No need to say it, it goes without saying, it should be obvious to all but,
just in case it isn't obvious to all,
IDA is dead.

IDA, now known as "GOV.UK Verify (RIP)",
is the Cabinet Office Identity Assurance programme.
And it's dead.

The Government Digital Service (GDS) have contracted with nine so-called "identity providers" or "certified companies" to register all us Brits and to supply us with on-line identities, ready for the brave new digital-by-default world.

Armed with these on-line identities, 90% of us will be able one day (in April 2016?) to use public services via GOV.UK Verify (RIP). That's the idea.

GDS are more diffident about this but, later on, these on-line identities may allow us to use private sector services, too.

Safran Morpho is one of GDS's "identity providers":


Safran Morpho offer a product called "SecureIdentity".

GDS promised in the past that all "identity providers" would be certified by tScheme, an independent body, expert in measuring trustworthiness. That's meant to give the public confidence in GOV.UK Verify (RIP).

Safran Morpho applied for certification for SecureIdentity on 19 November 2015. These things take time. SecureIdentity may or may not be certified in the end but it doesn't appear on tScheme's roll of trust yet.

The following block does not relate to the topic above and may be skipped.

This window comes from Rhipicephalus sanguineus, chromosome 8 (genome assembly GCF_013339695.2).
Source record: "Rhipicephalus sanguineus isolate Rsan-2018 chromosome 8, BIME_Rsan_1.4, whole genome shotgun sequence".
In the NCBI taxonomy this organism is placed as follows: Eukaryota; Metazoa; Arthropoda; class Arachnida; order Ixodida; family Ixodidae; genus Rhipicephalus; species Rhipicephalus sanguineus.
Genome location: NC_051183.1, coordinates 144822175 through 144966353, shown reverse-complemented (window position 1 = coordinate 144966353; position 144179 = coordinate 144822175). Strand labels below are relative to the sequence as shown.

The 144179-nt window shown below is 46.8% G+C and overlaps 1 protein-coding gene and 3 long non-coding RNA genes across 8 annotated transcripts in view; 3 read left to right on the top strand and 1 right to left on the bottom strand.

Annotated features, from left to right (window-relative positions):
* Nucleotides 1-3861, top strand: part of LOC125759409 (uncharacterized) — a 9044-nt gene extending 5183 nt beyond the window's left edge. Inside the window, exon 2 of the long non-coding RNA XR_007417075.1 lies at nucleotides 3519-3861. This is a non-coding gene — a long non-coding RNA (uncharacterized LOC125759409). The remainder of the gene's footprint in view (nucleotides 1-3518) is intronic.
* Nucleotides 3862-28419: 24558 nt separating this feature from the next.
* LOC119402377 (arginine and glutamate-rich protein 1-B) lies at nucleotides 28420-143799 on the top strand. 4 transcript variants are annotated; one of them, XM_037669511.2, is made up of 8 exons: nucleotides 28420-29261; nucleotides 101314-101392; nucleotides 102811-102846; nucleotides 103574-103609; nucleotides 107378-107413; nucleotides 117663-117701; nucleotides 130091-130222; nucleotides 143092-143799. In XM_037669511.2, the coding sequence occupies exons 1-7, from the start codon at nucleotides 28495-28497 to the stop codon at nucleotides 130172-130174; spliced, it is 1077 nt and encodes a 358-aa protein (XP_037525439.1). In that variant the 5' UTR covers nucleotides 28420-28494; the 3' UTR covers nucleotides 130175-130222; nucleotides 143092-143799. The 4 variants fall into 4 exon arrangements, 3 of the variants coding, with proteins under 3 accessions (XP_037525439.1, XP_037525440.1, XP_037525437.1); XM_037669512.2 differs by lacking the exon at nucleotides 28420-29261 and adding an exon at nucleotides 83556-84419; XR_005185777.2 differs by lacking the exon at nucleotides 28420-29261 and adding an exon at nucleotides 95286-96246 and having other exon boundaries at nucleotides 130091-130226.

Thursday, 3 March 2016

RIP IDA – users and their expressed, tacit and created needs for the truth

No need to say it, it goes without saying, it should be obvious to all but,
just in case it isn't obvious to all,
IDA is dead.

IDA, now known as "GOV.UK Verify (RIP)",
is the Cabinet Office Identity Assurance programme.
And it's dead.

Last heard of, Stephen Dunn wrote a blog post with Janet Hughes, please see RIP IDA – what they omitted from the obituary. That was about GOV.UK Verify (RIP) and so is his latest contribution, Meeting user needs:
The GDS Design Principles state that services should start with user needs. To pass the Digital by Default Service Assessment for a live service, the service manager must demonstrate that the team building [the] service understands user needs and has undertaken research to develop a deep knowledge of who the service users are and what that means for the design of the service.